The northern frontier is buckling, giving way to the onslaughts of man, money and machine. There are all-year roads into the bush now and snowmobiles are pushing the sled dogs into early dotage.

Trapper's cabins are lying empty and the trap lines are falling into disuse. Norman Sinclair, a well-heeled Cree Indian who runs a store in The Pas, says it's because there isn't enough fur left.

But the tracks and signs still are everyhere in the bush - wolf and rabbit, moose, muscrat, beaver, weasel, lynx, fox, otter. Cynics say the government is driving the man away from the trails, that handouts are everywhere in welfare and reparations to the native Indians, so why should a man work?

Others say it is the roads, which replace timeworn trails and close old world as they open new ones.

From The Pas, 500 miles north of Winnipeg, a new gravel road is opening soon to Moose Lake, rising up on clay shoulders from the muck of swampy muskeg. Someone already is talking about starting a moose farm there, raising the huge wild beasts like cattle.

Nothing stays the same, and yet some things linger.

Irving Constant was crowned king trapper in The Pas last weekend, the man who proved for the second straight year that he can do things the hard, old way better then anyone else in Northern Manitoba. He can run nine miles across the plains on snowshoes in an hour, toss a 12-foot spruce log like a toy, snap the skin off a musdrat in seconds, pack a quarter-ton of flour on his back and walk across the street with it.

And Constant can sing a song of the bush, the land of 100,000 lakes, of Russian poplar, white birch and spruce.

On Saturday night, the final night of the king trapper competition he stood at center ice in the battered old hockey arena before a sellout crowd at townspeople. He cupped his hands to his lips and made Canada goose sounds more perfect than any goose could duplicate.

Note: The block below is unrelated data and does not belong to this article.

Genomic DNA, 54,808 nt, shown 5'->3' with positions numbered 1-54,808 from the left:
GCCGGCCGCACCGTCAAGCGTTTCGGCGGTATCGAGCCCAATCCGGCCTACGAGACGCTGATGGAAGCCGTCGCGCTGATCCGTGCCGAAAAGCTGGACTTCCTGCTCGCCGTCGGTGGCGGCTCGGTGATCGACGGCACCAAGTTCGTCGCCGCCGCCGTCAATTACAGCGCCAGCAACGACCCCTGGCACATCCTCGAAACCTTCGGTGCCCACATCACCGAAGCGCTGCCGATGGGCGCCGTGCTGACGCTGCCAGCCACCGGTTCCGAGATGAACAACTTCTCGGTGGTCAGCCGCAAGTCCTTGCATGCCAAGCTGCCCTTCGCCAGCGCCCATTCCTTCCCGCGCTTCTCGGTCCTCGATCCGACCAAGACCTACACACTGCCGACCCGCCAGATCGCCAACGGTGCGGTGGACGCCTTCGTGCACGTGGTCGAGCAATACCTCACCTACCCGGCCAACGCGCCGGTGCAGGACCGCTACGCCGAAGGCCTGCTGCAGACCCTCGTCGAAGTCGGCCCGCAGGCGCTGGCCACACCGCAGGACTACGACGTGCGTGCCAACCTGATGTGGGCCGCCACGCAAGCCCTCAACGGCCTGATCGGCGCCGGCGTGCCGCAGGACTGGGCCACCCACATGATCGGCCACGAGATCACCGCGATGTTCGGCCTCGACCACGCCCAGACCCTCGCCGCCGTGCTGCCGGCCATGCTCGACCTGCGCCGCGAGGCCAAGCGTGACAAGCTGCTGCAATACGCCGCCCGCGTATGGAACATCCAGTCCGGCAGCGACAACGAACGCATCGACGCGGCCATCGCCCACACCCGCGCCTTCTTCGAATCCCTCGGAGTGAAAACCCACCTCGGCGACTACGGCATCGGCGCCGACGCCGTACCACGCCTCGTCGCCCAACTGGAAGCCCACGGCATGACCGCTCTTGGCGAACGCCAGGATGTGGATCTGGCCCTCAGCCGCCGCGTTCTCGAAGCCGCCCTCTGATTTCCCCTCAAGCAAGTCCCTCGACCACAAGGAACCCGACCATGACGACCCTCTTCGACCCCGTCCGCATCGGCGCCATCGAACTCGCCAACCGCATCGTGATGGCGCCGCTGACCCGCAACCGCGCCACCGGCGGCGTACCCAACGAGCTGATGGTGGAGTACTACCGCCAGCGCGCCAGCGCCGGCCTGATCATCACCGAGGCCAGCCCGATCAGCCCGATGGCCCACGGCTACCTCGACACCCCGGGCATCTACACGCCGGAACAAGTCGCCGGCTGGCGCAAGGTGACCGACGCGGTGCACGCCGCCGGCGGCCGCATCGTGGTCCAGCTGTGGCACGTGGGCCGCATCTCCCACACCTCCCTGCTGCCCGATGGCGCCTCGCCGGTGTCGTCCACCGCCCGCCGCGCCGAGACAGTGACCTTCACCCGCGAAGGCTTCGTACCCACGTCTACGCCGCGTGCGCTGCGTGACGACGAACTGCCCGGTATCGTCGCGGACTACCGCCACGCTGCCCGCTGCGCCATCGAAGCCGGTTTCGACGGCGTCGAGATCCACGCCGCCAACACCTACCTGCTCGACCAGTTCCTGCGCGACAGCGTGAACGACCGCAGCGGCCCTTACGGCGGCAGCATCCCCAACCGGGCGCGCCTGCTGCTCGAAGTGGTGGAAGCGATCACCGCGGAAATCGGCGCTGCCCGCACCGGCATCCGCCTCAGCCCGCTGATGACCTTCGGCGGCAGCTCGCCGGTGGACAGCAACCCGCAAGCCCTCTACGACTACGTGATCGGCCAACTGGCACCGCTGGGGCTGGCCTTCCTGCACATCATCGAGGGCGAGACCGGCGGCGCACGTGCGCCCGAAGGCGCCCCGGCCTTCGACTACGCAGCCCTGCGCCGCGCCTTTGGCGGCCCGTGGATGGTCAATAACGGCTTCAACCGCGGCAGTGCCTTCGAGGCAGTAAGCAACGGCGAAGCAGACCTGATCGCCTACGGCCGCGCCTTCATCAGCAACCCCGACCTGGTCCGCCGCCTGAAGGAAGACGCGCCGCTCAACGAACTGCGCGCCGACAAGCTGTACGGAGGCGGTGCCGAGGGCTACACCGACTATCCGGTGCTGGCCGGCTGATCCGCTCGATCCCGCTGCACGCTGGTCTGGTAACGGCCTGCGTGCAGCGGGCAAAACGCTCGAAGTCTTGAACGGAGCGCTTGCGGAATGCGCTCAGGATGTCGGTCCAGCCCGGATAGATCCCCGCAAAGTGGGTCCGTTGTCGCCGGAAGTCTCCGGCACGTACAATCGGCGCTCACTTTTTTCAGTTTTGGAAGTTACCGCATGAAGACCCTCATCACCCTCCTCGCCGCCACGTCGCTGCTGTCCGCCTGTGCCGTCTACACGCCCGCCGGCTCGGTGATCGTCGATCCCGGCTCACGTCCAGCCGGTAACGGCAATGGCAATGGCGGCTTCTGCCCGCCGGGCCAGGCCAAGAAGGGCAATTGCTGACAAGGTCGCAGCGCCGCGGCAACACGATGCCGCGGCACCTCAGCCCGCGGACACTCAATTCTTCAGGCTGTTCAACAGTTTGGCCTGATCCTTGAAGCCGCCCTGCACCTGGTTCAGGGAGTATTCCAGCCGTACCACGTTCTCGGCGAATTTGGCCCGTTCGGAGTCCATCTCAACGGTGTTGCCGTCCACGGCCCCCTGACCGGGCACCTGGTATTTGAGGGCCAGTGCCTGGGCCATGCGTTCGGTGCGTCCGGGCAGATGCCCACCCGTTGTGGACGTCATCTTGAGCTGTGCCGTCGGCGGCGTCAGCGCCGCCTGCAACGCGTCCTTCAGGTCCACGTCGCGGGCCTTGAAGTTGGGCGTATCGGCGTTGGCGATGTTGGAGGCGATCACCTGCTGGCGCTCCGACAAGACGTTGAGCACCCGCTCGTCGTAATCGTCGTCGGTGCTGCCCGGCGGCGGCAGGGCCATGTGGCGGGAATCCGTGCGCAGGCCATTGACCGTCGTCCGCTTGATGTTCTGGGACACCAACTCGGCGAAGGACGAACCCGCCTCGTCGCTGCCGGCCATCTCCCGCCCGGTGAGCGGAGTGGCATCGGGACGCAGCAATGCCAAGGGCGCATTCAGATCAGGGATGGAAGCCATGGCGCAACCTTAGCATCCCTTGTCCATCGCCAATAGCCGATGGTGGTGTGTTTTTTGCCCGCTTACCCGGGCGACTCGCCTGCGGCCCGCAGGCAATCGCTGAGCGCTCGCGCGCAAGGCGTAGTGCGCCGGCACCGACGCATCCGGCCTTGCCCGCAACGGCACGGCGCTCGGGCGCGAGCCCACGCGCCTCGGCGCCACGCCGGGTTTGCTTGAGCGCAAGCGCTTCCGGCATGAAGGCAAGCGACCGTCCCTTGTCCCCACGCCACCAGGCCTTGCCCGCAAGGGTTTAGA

He gabbled like feeding geese in a field, a deep gravelly sound that does not jibe with the human larynx. Goose hunters on Maryland's Eastern Shore, armed with store-bought gadgets to call flocks in, have heard that gabble and offered to pay anything to match it. But it's not something you buy.

Then Constant honked, not the wooden, flat harronk of the manufacturer's call but a gentle, sliding animal sound that started deep and slid through octaves more flundly than a Hank Williams yodel, ending in a clear, brilliant falsetto. It was downright eerie.

For this feat the crowd gave Constant a pleasant round of applause and the judges awarded him $35 first prize and points toward the king trapper title.

Said Sam Waller, who at 84 runs and owns the town museum, "It comes natural to him."

Waller taught school on the Indian reserves in the Northwest Territories for 36 years. He remembers one spring day when the stillness of the classroom was broken by a shrill cry.

"It was a goose," said Waller. "But there was no goose there. I found the boy who did it and asked him why. 'It just came to me,' he said."

So many things "just come" in this rock-hard, frozen hand. In a paperback History of The Pas there are pictures of great northern pike taken from the Saskatchewan River a block from downtown. The fish are bigger than the men holding them. "A good great northern pike," says the caption.

Hunters in The Pas go after grouse, the waries game bird known in the States, with 11 rifles, or even pistols.

"You might see 20 or more grouse in one tree. We just pick them off, one by one until we have enough. No point in buggering them up with bird shot," said Don Manych, who owns the conncrete plant.

These, along with the ducks and geese that blacken the autumn sky, the caribou and moose, the squirrels and rabbit multitudes, are nature's rebates to the men and women who survive the bitter seven-month winters of The Pas.

These gifts nourished the Cree and the Chippewyan and the trappers who settled here hundreds of years ago.

But today's King trapper runs a trailer park and traps only for fun. Now there are television realy towers, hydroelectric power, government handouts, whiskey, snowmobiles, industrial parks and highways in the little city of 7,500. People throw their empty cigarette packs by the roadside; dog teams are toys for winter games.

It's a hard land still, but the frontier no more.